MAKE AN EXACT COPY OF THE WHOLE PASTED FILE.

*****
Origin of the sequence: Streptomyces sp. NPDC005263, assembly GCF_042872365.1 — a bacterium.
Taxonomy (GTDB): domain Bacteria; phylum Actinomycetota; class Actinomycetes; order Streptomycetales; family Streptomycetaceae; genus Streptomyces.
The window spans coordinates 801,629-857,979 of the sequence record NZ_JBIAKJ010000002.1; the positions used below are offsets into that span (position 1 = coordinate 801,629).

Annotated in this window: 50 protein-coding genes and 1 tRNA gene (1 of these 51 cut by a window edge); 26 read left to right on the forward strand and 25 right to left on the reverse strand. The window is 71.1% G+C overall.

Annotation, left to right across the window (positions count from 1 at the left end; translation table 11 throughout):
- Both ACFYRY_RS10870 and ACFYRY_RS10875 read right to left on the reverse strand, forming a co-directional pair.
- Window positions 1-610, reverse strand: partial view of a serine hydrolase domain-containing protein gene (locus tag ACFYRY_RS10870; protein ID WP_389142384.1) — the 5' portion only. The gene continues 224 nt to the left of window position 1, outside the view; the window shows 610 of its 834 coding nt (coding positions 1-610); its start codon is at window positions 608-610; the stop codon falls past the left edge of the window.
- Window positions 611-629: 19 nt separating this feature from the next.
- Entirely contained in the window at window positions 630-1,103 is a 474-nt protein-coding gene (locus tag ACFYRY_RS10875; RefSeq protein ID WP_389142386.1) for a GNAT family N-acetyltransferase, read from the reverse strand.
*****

Origin of the sequence: Streptomyces sp. NPDC005263, assembly GCF_042872365.1 — a bacterium.
Taxonomy (GTDB): domain Bacteria; phylum Actinomycetota; class Actinomycetes; order Streptomycetales; family Streptomycetaceae; genus Streptomyces.
The window spans coordinates 801,629-857,979 of the sequence record NZ_JBIAKJ010000002.1; the positions used below are offsets into that span (position 1 = coordinate 801,629).

Annotated in this window: 50 protein-coding genes and 1 tRNA gene (1 of these 51 cut by a window edge); 26 read left to right on the forward strand and 25 right to left on the reverse strand. The window is 71.1% G+C overall.

Annotation, left to right across the window (positions count from 1 at the left end; translation table 11 throughout):
- Both ACFYRY_RS10870 and ACFYRY_RS10875 read right to left on the reverse strand, forming a co-directional pair.
- Window positions 1-610, reverse strand: partial view of a serine hydrolase domain-containing protein gene (locus tag ACFYRY_RS10870; protein ID WP_389142384.1) — the 5' portion only. The gene continues 224 nt to the left of window position 1, outside the view; the window shows 610 of its 834 coding nt (coding positions 1-610); its start codon is at window positions 608-610; the stop codon falls past the left edge of the window.
- Window positions 611-629: 19 nt separating this feature from the next.
- Entirely contained in the window at window positions 630-1,103 is a 474-nt protein-coding gene (locus tag ACFYRY_RS10875; RefSeq protein ID WP_389142386.1) for a GNAT family N-acetyltransferase, read from the reverse strand.